I suppose if you wanted to create the perfect summer movie, you'd blend together nostalgia, small-town life, smart kids, a monster, a military cover-up, and families reuniting. Those are the ingredients for Super 8, the summer movie from writer-director J.J. Abrams.

It's the summer of 1978 in the fictional small town of Lillian, Ohio. Joe Lamb (Joel Courtney), a young kid, is still reeling from the death of his mother at a steel plant four months earlier. Deputy Jackson Lamb (Kyle Chandler) can't connect with his son and wants Joe to go to football camp, but Joe would rather paint models and help his friend Charles (Riley Griffiths) complete a zombie movie they're making with a few friends.

One night Joe, Charles, and some friends sneak out to shoot movie footage at the train stop. Joe excited that cute girl Alice Dainard (Elle Fanning) is helping with the movie. During the filming, though, Joe sees a truck drive onto the tracks and smash into an oncoming train. Everyone's alright, but the truck driver was their teacher Mr. Woodward (Glynn Turman) -- and when the military shows up, he warns the kids that the military will kill them if they tell anyone what they saw. They flee -- with Joe taking one of the strange cubes that fell out of the train, and with Charles grabbing his super 8 film camera that recorded the crash.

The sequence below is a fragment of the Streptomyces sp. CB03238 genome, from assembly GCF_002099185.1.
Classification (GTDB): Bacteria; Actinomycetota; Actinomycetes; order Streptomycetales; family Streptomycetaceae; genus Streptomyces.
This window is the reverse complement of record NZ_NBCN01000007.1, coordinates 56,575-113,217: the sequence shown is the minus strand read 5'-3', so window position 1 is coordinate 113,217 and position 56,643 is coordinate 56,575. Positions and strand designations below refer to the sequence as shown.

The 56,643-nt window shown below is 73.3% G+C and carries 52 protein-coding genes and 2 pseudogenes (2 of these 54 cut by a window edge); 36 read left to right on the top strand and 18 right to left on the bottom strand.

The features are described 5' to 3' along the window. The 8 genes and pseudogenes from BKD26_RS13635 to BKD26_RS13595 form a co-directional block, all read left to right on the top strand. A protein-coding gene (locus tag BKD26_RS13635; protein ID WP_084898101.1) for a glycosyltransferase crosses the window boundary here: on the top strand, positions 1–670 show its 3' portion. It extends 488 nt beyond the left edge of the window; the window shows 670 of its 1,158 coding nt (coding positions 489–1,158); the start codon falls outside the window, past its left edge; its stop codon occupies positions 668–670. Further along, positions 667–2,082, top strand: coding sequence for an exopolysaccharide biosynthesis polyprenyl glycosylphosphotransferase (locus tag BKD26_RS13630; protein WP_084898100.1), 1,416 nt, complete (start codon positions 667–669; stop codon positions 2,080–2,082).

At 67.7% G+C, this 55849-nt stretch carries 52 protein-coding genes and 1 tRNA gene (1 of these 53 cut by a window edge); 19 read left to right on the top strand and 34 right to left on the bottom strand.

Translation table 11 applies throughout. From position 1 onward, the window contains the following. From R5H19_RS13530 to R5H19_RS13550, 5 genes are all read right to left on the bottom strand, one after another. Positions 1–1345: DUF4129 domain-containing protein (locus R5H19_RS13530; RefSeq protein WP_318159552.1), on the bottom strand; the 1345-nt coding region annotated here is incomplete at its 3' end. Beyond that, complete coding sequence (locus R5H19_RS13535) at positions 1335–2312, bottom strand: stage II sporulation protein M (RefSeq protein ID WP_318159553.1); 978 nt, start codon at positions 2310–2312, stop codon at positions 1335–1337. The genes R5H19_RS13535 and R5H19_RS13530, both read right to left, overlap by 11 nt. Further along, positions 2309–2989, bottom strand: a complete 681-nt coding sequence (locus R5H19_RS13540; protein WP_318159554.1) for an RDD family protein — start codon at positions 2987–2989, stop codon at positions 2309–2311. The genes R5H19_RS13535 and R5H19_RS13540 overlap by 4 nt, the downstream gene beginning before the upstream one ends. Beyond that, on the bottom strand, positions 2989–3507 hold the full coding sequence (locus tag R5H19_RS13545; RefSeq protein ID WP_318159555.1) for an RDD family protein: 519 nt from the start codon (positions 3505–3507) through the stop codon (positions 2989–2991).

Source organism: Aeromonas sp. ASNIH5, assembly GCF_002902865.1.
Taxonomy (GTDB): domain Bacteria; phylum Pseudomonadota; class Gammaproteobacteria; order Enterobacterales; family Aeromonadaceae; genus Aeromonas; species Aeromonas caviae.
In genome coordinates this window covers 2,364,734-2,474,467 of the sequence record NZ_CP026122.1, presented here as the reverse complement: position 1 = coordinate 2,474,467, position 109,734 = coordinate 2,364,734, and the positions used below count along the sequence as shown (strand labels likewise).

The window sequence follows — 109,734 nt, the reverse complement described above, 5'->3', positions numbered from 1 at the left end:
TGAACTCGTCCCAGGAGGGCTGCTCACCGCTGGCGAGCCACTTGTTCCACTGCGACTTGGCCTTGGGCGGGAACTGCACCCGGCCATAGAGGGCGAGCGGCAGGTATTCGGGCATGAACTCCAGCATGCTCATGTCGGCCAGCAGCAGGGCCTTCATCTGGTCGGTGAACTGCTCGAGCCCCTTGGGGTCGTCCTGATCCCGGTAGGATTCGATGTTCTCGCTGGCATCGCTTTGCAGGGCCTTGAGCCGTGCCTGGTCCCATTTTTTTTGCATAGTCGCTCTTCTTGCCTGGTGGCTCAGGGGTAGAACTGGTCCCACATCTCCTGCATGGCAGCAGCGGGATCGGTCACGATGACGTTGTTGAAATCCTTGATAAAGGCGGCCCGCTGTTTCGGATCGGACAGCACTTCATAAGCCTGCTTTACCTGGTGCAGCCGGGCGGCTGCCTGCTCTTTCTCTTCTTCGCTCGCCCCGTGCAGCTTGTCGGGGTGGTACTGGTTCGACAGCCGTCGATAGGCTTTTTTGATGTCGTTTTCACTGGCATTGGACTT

Things get weird quickly. Lillian has blackouts, people are reporting that their machines have been vandalized and pets have gone missing, and several people have vanished (including the sheriff, leaving Jackson to be in charge of handling the events). Also, the military have arrived at the town in force, giving out no information and searching for something. And that cube Joe took starts to shake and move on its own...

While Super 8 is a mash-up of several genres -- action, horror, drama, comedy-- I'd say the biggest factor is nostalgia. This movie is a loving look back, from when a few kids could make a movie with no budget or equipment (and their final film is shown during the end credits) to when the grown-ups are either malevolent or clueless and it's up to the kids to save the day. Sometimes this makes Super 8 feel a little too pat and simplistic, but it works as the sort of throwaway movie you'd have caught on a hot summer night at the local drive-in. This movie has its strengths (the amazing train explosion early on) and weaknesses (the creature is a fairly standard cgi creation), but it's as enjoyable at the time as it is easily forgotten afterwards.

Overall grade: B-
Reviewed by James Lynch

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